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Dented Glass This work is considered exceptional by our editorial staff.

Standing before a wide-eyed floor-length mirror, she clasps her hands around her torso,
ravenously strangling the burdened skin of her waist to see
if it’s any thinner than it was yesterday.
Through the smudges on the surface she resents the few calories she managed to eat the night before,
the thousand sit-ups that didn’t appear to work,
the gap in between her thighs for not being wide enough.
Her hands grip her stomach again, trying to stuff it back into its nonexistent confines.
Finally committing to hide behind a bunched up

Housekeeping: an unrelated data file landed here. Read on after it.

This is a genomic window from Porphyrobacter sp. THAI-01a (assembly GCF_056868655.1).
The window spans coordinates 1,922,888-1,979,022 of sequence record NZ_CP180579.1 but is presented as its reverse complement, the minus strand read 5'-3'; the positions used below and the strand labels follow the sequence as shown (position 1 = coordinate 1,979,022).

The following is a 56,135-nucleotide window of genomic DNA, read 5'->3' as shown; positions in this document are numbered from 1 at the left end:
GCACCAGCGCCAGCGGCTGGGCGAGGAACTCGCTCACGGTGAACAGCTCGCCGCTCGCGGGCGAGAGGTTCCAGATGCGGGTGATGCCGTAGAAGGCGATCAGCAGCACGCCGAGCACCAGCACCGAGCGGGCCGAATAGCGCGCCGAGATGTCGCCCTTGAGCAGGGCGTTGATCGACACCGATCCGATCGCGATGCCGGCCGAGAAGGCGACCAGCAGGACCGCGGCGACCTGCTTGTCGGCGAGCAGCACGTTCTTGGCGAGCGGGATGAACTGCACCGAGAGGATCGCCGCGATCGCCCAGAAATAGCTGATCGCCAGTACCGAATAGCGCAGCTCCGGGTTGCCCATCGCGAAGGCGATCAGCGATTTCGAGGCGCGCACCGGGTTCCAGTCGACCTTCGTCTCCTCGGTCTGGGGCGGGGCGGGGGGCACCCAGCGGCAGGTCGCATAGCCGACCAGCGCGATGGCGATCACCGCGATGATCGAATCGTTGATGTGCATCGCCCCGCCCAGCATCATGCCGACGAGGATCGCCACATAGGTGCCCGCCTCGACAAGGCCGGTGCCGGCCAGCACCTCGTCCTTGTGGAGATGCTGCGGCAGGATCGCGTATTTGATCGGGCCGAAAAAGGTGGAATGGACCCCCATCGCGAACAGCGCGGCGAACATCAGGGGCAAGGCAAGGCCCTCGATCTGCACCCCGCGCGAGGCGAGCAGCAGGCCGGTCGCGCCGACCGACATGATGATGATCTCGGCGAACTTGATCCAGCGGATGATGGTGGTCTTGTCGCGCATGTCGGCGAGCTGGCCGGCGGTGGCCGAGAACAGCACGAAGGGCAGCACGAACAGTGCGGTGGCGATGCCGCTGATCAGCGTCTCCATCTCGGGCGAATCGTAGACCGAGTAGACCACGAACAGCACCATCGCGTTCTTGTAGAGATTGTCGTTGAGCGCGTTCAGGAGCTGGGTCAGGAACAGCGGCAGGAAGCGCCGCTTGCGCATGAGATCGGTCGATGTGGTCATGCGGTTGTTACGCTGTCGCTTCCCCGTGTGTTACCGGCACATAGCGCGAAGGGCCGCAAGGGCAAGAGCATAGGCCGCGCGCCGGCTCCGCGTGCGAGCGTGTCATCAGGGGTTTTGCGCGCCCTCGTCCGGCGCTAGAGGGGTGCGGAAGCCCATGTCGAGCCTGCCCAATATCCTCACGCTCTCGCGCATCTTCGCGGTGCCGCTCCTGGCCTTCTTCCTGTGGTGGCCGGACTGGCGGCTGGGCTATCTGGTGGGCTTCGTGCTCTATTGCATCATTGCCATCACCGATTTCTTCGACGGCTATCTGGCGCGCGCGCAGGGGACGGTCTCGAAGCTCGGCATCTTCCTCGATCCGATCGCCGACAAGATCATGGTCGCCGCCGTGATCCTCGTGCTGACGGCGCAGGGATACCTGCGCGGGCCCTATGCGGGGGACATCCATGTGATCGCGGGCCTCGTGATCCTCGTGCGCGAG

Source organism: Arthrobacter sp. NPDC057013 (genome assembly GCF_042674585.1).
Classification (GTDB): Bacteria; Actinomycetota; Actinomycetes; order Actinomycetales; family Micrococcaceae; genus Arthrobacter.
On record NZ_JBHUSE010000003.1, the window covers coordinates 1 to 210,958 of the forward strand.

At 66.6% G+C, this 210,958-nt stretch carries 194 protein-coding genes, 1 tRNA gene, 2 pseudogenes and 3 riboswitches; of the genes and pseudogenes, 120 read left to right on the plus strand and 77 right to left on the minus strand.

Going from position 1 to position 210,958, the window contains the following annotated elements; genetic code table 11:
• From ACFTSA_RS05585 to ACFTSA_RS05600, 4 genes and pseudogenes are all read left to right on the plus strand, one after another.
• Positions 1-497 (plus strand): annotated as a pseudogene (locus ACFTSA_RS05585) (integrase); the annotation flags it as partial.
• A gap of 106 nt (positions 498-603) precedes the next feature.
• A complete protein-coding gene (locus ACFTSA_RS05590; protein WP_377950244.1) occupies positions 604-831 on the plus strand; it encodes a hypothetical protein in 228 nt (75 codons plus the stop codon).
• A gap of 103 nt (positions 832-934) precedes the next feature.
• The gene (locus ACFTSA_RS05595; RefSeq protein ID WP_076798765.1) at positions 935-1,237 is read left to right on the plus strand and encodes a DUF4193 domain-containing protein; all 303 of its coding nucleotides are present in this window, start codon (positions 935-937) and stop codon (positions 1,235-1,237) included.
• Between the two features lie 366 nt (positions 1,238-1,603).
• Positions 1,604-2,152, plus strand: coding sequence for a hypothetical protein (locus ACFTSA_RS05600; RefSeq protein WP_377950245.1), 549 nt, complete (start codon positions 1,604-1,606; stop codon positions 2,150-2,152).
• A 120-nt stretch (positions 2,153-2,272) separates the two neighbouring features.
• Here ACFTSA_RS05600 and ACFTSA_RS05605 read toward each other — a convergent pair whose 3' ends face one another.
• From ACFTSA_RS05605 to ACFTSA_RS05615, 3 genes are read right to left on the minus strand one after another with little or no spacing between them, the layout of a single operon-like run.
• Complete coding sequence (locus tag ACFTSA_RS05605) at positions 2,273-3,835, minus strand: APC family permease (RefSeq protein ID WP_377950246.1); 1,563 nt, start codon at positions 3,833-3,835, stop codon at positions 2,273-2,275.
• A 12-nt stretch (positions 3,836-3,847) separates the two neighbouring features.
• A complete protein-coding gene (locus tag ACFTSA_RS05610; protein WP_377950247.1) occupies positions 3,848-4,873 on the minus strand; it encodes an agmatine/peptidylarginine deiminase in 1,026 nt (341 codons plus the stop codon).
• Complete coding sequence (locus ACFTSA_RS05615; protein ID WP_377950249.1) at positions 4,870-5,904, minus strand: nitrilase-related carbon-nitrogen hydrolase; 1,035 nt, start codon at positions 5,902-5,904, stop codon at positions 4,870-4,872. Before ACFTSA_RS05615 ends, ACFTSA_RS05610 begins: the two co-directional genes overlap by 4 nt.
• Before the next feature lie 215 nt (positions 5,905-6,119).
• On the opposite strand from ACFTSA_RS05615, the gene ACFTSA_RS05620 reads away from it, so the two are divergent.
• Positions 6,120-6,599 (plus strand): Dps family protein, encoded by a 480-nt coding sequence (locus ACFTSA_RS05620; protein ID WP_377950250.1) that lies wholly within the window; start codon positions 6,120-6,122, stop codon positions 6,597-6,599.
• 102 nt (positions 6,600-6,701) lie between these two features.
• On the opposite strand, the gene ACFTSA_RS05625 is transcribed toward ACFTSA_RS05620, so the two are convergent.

paper-bag sweater, she amends to go
hungry another day.

Wandering eyes and passing glances would fall upon a slender body, spare in some places.
Some might notice the sunken cheekbones or the light,
barely-there bruising beneath her eyes.
They won’t see her ribs protrude from her torso like branches,
the hair falling from her head like rain when she combs it,
or the fact that she hasn’t had to buy tampons in three months.
They’ll believe the frequently aired claims that her stomach hurts too much,
or “I had a big breakfast, I’ll eat later.”
She can’t remember the last time she had breakfast.
She only remembers how much she hated being full.

Behind a wall of oversized clothing, she loathes the gift she was given;
altering the matter of which she is composed,
cursing her cells, punishing her skin,
wishing for something impossible
and thinner.

She stands before the funhouse mirror and the imaginary,
dented glass that contorts her body into shapes
that only she
can see.



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